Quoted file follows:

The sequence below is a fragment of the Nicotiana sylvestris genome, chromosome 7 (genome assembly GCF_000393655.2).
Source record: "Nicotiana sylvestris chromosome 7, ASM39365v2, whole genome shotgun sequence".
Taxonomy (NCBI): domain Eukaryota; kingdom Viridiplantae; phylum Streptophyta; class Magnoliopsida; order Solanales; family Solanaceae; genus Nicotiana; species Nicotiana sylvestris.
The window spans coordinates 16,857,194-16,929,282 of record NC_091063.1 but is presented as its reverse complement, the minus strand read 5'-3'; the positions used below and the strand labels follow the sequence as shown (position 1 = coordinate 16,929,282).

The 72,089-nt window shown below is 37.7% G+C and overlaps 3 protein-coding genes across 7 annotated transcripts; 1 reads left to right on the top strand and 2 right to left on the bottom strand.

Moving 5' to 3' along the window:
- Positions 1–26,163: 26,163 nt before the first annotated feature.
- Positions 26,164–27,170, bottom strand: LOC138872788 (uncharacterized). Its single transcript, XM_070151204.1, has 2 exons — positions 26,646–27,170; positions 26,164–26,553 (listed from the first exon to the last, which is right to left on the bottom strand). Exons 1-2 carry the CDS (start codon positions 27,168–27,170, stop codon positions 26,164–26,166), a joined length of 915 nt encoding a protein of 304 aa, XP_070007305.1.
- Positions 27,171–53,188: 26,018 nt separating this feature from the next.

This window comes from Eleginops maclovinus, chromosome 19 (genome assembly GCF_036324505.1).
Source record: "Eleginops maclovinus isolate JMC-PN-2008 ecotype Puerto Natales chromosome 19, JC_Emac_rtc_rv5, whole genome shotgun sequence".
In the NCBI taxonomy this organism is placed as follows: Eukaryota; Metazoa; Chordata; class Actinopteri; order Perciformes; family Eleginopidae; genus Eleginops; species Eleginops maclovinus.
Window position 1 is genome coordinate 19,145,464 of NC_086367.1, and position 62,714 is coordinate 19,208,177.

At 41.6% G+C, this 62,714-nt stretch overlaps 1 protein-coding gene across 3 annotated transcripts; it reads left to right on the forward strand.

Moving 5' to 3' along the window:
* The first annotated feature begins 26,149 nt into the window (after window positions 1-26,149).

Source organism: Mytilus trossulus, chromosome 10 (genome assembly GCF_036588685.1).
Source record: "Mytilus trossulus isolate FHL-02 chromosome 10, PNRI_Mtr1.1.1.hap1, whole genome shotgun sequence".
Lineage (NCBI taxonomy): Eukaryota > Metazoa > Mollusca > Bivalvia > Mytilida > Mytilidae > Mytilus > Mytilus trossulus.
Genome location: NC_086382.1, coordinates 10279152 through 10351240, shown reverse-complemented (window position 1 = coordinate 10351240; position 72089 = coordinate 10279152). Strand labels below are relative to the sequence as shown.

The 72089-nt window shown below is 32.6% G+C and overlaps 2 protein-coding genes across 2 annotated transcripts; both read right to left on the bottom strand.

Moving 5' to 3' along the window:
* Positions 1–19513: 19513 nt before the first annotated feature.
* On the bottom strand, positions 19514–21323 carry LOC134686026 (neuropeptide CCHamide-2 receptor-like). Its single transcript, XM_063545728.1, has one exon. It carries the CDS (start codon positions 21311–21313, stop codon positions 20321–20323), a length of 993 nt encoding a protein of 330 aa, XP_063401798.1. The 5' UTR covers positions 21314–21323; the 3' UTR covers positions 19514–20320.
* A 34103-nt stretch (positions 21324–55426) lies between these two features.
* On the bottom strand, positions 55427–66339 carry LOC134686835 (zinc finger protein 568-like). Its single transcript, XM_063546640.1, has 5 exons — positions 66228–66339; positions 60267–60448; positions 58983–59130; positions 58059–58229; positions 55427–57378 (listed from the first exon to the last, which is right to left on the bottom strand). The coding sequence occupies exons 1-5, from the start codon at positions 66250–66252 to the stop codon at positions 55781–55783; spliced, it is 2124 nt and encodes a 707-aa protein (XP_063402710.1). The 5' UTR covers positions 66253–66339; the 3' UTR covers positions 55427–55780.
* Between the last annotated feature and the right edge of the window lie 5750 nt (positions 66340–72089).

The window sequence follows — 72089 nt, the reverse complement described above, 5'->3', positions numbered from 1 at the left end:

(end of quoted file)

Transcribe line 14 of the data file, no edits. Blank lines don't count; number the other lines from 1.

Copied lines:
At 41.6% G+C, this 62,714-nt stretch overlaps 1 protein-coding gene across 3 annotated transcripts; it reads left to right on the forward strand.